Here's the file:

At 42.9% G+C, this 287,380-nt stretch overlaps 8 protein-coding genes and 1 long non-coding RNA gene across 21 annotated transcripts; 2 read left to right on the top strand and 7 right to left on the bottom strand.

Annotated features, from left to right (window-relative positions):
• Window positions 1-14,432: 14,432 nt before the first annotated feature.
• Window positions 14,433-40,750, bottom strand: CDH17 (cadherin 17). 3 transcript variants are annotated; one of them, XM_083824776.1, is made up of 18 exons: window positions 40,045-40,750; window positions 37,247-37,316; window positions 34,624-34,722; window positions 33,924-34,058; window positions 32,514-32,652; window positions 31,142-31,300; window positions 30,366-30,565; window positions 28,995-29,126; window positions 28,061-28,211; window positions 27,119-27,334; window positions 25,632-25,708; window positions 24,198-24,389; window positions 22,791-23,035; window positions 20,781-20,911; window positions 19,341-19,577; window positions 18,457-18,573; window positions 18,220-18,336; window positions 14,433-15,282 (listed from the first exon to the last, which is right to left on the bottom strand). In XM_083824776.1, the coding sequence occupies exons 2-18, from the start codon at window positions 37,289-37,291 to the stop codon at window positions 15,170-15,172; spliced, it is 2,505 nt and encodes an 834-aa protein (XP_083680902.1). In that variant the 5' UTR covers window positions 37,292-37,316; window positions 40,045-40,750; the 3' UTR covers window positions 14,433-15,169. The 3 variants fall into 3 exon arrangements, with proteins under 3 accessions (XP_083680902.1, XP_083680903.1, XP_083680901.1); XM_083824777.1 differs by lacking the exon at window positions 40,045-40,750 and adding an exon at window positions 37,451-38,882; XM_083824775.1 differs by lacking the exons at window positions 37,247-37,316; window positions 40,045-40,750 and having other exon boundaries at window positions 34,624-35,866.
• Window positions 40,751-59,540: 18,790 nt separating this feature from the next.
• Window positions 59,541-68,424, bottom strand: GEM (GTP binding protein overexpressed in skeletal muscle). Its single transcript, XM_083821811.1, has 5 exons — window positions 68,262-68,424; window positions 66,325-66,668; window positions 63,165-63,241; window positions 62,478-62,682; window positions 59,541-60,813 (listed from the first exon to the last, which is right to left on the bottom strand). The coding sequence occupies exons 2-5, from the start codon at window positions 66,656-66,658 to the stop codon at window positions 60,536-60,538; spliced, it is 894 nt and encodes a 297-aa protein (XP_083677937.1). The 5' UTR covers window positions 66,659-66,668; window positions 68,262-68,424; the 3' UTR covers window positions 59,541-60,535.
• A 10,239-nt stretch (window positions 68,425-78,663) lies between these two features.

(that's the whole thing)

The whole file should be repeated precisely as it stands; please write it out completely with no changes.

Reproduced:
At 42.9% G+C, this 287,380-nt stretch overlaps 8 protein-coding genes and 1 long non-coding RNA gene across 21 annotated transcripts; 2 read left to right on the top strand and 7 right to left on the bottom strand.

Annotated features, from left to right (window-relative positions):
• Window positions 1-14,432: 14,432 nt before the first annotated feature.
• Window positions 14,433-40,750, bottom strand: CDH17 (cadherin 17). 3 transcript variants are annotated; one of them, XM_083824776.1, is made up of 18 exons: window positions 40,045-40,750; window positions 37,247-37,316; window positions 34,624-34,722; window positions 33,924-34,058; window positions 32,514-32,652; window positions 31,142-31,300; window positions 30,366-30,565; window positions 28,995-29,126; window positions 28,061-28,211; window positions 27,119-27,334; window positions 25,632-25,708; window positions 24,198-24,389; window positions 22,791-23,035; window positions 20,781-20,911; window positions 19,341-19,577; window positions 18,457-18,573; window positions 18,220-18,336; window positions 14,433-15,282 (listed from the first exon to the last, which is right to left on the bottom strand). In XM_083824776.1, the coding sequence occupies exons 2-18, from the start codon at window positions 37,289-37,291 to the stop codon at window positions 15,170-15,172; spliced, it is 2,505 nt and encodes an 834-aa protein (XP_083680902.1). In that variant the 5' UTR covers window positions 37,292-37,316; window positions 40,045-40,750; the 3' UTR covers window positions 14,433-15,169. The 3 variants fall into 3 exon arrangements, with proteins under 3 accessions (XP_083680902.1, XP_083680903.1, XP_083680901.1); XM_083824777.1 differs by lacking the exon at window positions 40,045-40,750 and adding an exon at window positions 37,451-38,882; XM_083824775.1 differs by lacking the exons at window positions 37,247-37,316; window positions 40,045-40,750 and having other exon boundaries at window positions 34,624-35,866.
• Window positions 40,751-59,540: 18,790 nt separating this feature from the next.
• Window positions 59,541-68,424, bottom strand: GEM (GTP binding protein overexpressed in skeletal muscle). Its single transcript, XM_083821811.1, has 5 exons — window positions 68,262-68,424; window positions 66,325-66,668; window positions 63,165-63,241; window positions 62,478-62,682; window positions 59,541-60,813 (listed from the first exon to the last, which is right to left on the bottom strand). The coding sequence occupies exons 2-5, from the start codon at window positions 66,656-66,658 to the stop codon at window positions 60,536-60,538; spliced, it is 894 nt and encodes a 297-aa protein (XP_083677937.1). The 5' UTR covers window positions 66,659-66,668; window positions 68,262-68,424; the 3' UTR covers window positions 59,541-60,535.
• A 10,239-nt stretch (window positions 68,425-78,663) lies between these two features.